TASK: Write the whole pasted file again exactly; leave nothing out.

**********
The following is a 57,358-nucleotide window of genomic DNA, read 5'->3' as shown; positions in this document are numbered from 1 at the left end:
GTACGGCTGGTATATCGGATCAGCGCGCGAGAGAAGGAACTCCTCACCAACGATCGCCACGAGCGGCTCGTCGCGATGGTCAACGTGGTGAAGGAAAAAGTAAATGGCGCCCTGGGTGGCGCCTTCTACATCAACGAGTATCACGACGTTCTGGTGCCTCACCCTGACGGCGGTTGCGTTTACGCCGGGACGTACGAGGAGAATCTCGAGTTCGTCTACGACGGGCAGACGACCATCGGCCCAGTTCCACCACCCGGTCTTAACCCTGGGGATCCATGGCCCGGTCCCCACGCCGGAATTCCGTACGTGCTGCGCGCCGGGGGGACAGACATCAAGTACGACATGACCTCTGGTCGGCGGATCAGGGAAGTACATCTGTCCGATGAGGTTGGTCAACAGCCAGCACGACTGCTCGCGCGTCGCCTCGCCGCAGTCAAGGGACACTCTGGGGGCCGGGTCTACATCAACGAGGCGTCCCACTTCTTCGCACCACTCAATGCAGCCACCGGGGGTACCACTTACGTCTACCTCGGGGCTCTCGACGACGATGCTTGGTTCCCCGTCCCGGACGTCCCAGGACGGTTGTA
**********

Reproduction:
The following is a 57,358-nucleotide window of genomic DNA, read 5'->3' as shown; positions in this document are numbered from 1 at the left end:
GTACGGCTGGTATATCGGATCAGCGCGCGAGAGAAGGAACTCCTCACCAACGATCGCCACGAGCGGCTCGTCGCGATGGTCAACGTGGTGAAGGAAAAAGTAAATGGCGCCCTGGGTGGCGCCTTCTACATCAACGAGTATCACGACGTTCTGGTGCCTCACCCTGACGGCGGTTGCGTTTACGCCGGGACGTACGAGGAGAATCTCGAGTTCGTCTACGACGGGCAGACGACCATCGGCCCAGTTCCACCACCCGGTCTTAACCCTGGGGATCCATGGCCCGGTCCCCACGCCGGAATTCCGTACGTGCTGCGCGCCGGGGGGACAGACATCAAGTACGACATGACCTCTGGTCGGCGGATCAGGGAAGTACATCTGTCCGATGAGGTTGGTCAACAGCCAGCACGACTGCTCGCGCGTCGCCTCGCCGCAGTCAAGGGACACTCTGGGGGCCGGGTCTACATCAACGAGGCGTCCCACTTCTTCGCACCACTCAATGCAGCCACCGGGGGTACCACTTACGTCTACCTCGGGGCTCTCGACGACGATGCTTGGTTCCCCGTCCCGGACGTCCCAGGACGGTTGTA